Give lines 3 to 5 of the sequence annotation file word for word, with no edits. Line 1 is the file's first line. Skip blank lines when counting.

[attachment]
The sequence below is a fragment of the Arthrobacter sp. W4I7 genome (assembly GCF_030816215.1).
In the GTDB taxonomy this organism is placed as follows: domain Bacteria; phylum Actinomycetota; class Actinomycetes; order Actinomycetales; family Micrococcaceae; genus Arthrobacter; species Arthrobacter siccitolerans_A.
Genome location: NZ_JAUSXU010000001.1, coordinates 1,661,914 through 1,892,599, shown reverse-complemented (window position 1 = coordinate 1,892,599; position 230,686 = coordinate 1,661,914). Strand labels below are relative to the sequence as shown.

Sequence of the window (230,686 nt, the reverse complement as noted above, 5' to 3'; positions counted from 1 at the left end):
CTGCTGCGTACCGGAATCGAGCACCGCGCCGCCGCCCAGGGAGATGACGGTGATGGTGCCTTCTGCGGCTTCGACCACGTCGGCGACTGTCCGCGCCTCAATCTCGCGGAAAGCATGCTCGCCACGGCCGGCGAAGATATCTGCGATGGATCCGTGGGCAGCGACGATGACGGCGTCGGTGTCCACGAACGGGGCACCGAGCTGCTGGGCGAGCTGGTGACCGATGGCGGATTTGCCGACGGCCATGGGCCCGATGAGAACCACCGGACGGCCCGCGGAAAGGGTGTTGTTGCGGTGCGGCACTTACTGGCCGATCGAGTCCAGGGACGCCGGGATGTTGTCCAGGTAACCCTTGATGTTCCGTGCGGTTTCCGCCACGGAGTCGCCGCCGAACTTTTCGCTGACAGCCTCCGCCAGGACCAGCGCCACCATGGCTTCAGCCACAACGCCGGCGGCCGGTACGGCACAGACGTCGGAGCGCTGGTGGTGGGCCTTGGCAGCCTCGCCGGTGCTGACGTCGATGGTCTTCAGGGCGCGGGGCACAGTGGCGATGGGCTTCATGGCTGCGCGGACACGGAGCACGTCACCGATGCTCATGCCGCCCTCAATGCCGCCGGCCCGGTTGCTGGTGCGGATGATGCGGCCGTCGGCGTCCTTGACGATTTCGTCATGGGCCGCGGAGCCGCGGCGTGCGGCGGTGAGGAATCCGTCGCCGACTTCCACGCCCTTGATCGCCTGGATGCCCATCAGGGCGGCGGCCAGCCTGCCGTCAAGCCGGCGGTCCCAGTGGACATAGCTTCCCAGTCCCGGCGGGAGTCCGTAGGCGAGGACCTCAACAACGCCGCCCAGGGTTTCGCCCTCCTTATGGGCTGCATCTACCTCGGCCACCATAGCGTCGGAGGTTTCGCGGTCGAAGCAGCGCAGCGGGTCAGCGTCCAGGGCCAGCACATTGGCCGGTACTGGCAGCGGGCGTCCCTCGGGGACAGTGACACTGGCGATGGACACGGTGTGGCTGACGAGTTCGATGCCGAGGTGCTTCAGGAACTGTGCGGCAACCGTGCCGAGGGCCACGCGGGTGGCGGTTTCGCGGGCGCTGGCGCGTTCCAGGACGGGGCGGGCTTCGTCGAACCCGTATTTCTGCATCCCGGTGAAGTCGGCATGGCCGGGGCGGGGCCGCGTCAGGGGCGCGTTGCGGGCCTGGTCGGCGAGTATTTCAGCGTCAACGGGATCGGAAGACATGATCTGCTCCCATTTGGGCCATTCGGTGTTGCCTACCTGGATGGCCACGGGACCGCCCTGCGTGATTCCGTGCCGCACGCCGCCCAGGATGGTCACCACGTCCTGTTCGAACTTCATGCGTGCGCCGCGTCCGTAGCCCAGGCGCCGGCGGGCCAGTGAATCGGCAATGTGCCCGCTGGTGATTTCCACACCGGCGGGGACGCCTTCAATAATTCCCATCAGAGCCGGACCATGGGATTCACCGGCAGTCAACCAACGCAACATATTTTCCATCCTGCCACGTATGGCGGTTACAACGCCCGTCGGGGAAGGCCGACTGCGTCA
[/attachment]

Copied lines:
Genome location: NZ_JAUSXU010000001.1, coordinates 1,661,914 through 1,892,599, shown reverse-complemented (window position 1 = coordinate 1,892,599; position 230,686 = coordinate 1,661,914). Strand labels below are relative to the sequence as shown.

Sequence of the window (230,686 nt, the reverse complement as noted above, 5' to 3'; positions counted from 1 at the left end):
CTGCTGCGTACCGGAATCGAGCACCGCGCCGCCGCCCAGGGAGATGACGGTGATGGTGCCTTCTGCGGCTTCGACCACGTCGGCGACTGTCCGCGCCTCAATCTCGCGGAAAGCATGCTCGCCACGGCCGGCGAAGATATCTGCGATGGATCCGTGGGCAGCGACGATGACGGCGTCGGTGTCCACGAACGGGGCACCGAGCTGCTGGGCGAGCTGGTGACCGATGGCGGATTTGCCGACGGCCATGGGCCCGATGAGAACCACCGGACGGCCCGCGGAAAGGGTGTTGTTGCGGTGCGGCACTTACTGGCCGATCGAGTCCAGGGACGCCGGGATGTTGTCCAGGTAACCCTTGATGTTCCGTGCGGTTTCCGCCACGGAGTCGCCGCCGAACTTTTCGCTGACAGCCTCCGCCAGGACCAGCGCCACCATGGCTTCAGCCACAACGCCGGCGGCCGGTACGGCACAGACGTCGGAGCGCTGGTGGTGGGCCTTGGCAGCCTCGCCGGTGCTGACGTCGATGGTCTTCAGGGCGCGGGGCACAGTGGCGATGGGCTTCATGGCTGCGCGGACACGGAGCACGTCACCGATGCTCATGCCGCCCTCAATGCCGCCGGCCCGGTTGCTGGTGCGGATGATGCGGCCGTCGGCGTCCTTGACGATTTCGTCATGGGCCGCGGAGCCGCGGCGTGCGGCGGTGAGGAATCCGTCGCCGACTTCCACGCCCTTGATCGCCTGGATGCCCATCAGGGCGGCGGCCAGCCTGCCGTCAAGCCGGCGGTCCCAGTGGACATAGCTTCCCAGTCCCGGCGGGAGTCCGTAGGCGAGGACCTCAACAACGCCGCCCAGGGTTTCGCCCTCCTTATGGGCTGCATCTACCTCGGCCACCATAGCGTCGGAGGTTTCGCGGTCGAAGCAGCGCAGCGGGTCAGCGTCCAGGGCCAGCACATTGGCCGGTACTGGCAGCGGGCGTCCCTCGGGGACAGTGACACTGGCGATGGACACGGTGTGGCTGACGAGTTCGATGCCGAGGTGCTTCAGGAACTGTGCGGCAACCGTGCCGAGGGCCACGCGGGTGGCGGTTTCGCGGGCGCTGGCGCGTTCCAGGACGGGGCGGGCTTCGTCGAACCCGTATTTCTGCATCCCGGTGAAGTCGGCATGGCCGGGGCGGGGCCGCGTCAGGGGCGCGTTGCGGGCCTGGTCGGCGAGTATTTCAGCGTCAACGGGATCGGAAGACATGATCTGCTCCCATTTGGGCCATTCGGTGTTGCCTACCTGGATGGCCACGGGACCGCCCTGCGTGATTCCGTGCCGCACGCCGCCCAGGATGGTCACCACGTCCTGTTCGAACTTCATGCGTGCGCCGCGTCCGTAGCCCAGGCGCCGGCGGGCCAGTGAATCGGCAATGTGCCCGCTGGTGATTTCCACACCGGCGGGGACGCCTTCAATAATTCCCATCAGAGCCGGACCATGGGATTCACCGGCAGTCAACCAACGCAACATATTTTCCATCCTGCCACGTATGGCGGTTACAACGCCCGTCGGGGAAGGCCGACTGCGTCA